Firstly, here is a chart that shows the declining purchasing power of the US dollar. It only goes as far as 2019, but it gets the point across.

Purchasing Power of the Dollar | Medium

Starting at the year 1900, we can see that a US dollar was valued at one dollar. So why is a US dollar not valued at one dollar now? The answer is silver. A dollar coin minted in 1900 is made of 90% silver and contains 0.7717 troy ounces (or 24 grams) of silver content. A dollar created now does not contain a speck of silver. Now that we have a workable link between a dollar and silver, we can start to calculate what the value of silver is.

Using the chart above, if the value of a US dollar is approximately $0.04, we can use this to value silver. Here comes the math:

24 grams of silver was valued at $1.00 in the year 1900. Now that same dollar has fallen to $0.04.

24 ÷ $0.04 = $600

Since 24 grams is not a troy ounce, we need to multiply 24 grams by 1.295833 to get 31.1 grams (one troy ounce)

Now let's recalculate to adjust for a troy ounce of silver.

24 x 1.295833 √∑ $0.04 = $777.50

This is what I believe silver's value should be in US dollars (using 2019 data). Now of course, if the value of the US dollar should decline further, a simple adjustment could be made in the formula. Simply replace the '$0.04' with the new amount and calculate again.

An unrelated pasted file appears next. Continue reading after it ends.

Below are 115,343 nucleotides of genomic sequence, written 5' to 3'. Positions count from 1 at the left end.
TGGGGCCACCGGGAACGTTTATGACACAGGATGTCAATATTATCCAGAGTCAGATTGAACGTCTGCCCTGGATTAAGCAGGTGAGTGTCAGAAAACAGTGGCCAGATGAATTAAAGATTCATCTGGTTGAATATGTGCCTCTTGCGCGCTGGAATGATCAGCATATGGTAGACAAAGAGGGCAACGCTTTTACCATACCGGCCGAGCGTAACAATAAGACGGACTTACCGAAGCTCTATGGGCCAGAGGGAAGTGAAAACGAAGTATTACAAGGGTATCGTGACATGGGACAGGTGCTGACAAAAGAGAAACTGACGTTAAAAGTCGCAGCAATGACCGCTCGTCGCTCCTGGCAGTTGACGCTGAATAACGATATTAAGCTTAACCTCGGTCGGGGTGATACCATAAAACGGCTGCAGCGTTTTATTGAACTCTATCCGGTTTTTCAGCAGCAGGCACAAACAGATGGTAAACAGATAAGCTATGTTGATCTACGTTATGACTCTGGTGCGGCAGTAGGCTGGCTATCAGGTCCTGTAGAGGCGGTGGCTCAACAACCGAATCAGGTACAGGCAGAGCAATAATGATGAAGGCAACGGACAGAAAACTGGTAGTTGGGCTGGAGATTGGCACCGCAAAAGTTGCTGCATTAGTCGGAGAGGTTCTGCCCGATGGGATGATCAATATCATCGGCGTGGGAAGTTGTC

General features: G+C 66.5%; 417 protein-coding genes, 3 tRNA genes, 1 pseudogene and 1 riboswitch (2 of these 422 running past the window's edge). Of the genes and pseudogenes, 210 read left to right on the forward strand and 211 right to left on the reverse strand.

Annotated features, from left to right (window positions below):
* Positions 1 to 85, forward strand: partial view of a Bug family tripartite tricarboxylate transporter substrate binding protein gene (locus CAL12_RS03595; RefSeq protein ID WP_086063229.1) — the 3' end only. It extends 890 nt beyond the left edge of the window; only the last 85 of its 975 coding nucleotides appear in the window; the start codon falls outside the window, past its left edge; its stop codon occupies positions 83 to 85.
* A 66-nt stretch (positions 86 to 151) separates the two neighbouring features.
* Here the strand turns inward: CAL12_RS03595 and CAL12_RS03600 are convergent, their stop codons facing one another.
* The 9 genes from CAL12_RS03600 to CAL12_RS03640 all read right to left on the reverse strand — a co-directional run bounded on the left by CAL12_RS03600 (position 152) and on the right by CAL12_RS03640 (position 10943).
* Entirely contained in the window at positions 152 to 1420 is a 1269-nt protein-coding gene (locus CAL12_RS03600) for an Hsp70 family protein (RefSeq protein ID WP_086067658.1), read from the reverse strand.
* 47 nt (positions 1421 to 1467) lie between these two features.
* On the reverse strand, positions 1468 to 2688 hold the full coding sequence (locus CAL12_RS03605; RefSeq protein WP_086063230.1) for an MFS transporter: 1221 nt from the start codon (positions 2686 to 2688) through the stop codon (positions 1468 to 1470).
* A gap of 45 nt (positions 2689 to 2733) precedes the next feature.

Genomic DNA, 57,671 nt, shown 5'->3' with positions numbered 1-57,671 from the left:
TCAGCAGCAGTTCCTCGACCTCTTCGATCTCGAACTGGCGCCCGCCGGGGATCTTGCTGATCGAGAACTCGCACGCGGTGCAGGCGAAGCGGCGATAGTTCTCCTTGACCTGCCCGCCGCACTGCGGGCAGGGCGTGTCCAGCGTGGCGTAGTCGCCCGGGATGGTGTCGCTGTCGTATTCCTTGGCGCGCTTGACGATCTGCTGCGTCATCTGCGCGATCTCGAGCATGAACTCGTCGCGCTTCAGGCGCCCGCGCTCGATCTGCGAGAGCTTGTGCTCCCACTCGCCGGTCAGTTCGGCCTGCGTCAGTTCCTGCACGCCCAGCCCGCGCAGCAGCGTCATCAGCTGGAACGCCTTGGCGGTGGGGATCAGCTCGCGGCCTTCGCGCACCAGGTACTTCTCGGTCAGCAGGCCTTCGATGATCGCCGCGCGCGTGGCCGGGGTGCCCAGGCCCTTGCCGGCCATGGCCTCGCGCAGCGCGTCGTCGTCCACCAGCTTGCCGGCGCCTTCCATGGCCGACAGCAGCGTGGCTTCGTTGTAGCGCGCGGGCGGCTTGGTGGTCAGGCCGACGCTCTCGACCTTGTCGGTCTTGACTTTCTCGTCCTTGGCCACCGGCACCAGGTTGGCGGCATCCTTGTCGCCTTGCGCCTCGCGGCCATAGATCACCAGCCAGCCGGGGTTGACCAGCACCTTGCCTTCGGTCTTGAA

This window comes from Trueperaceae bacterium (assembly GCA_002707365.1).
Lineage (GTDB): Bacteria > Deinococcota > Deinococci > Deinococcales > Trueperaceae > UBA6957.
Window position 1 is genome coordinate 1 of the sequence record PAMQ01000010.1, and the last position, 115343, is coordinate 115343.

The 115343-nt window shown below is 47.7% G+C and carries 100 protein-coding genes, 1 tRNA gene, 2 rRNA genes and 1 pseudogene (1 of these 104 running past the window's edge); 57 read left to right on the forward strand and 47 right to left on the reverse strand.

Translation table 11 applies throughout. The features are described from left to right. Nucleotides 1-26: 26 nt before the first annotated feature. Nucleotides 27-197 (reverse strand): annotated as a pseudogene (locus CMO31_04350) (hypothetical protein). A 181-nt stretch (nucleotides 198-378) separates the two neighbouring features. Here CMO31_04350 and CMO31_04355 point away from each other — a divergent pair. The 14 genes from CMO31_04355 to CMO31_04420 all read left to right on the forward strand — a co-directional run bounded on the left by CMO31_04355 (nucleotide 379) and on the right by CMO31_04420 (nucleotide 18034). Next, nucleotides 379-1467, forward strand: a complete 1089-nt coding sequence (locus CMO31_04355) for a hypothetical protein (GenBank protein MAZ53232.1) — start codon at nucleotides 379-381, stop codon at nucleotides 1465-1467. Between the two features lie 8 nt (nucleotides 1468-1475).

Just for fun, let's do a US value of $0.001 (a tenth of a cent)

24 x 1.295833 ÷ $0.001 = $31,100 (rounding)

Will silver bread ever reach this absurd valuation? I think the better question is: Will the US dollar ever become worthless? If so, anything divided by 0 equals infinity. So it's not a question of how high can silver's value reach, but how low will the value of the US dollar go?

 

generic analysis that has little to do with the value of silver.

(I know I've missed replacing all of the word silver with the word bread)

 

HH

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2 hours ago, Junior said:

Paper currencies can exist, but only if they are backed by the physical (silver or gold). Fiat currencies are decreed as money, but money they are not.

It's no different, in the middle of the gold standard the average wage was £85 per year. At £4.25 per Oz that's 20 Oz of gold, ish. Today the average wage is £26000, at £1300 per Oz, that's 20 Oz of gold. 

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2 hours ago, SidS said:

I have no argument with the fact that fiat currencies that fail are replaced by new (or revalued) fiat currencies, that's sound fact. Where my gripe is, is who loses out when the old currency goes to wallpaper and the new currency arrives? You can bet it ain't the bankers!

It's a good question but why do you think¬†Bankers are the only ones to benefit? Are we talking Bankers as in retail banking or more specifically Bankers as in trading and investments? A larger proportion of companies like¬†BP do not see¬†profits from what they produce but in the trading and investment of leveraged products like derivatives. When the Banking system crashed in 2007/2008 yes it was investment products such as Sub Prime mortgage loans that created a liquidity and credit bubble but from what I saw... the regulators was as much to blame as they didn't manage them. What I think we are seeing is a fundamental change in economic management. How can companies grow year on year at x% consistently and if they fail to do so, get trashed in the stock markets i.e. was expected to make ¬£10bio but only made ¬£9.5bio. Banking has changed but that doesn't mean greedy people have and many of those are not in that industrial area ūüôā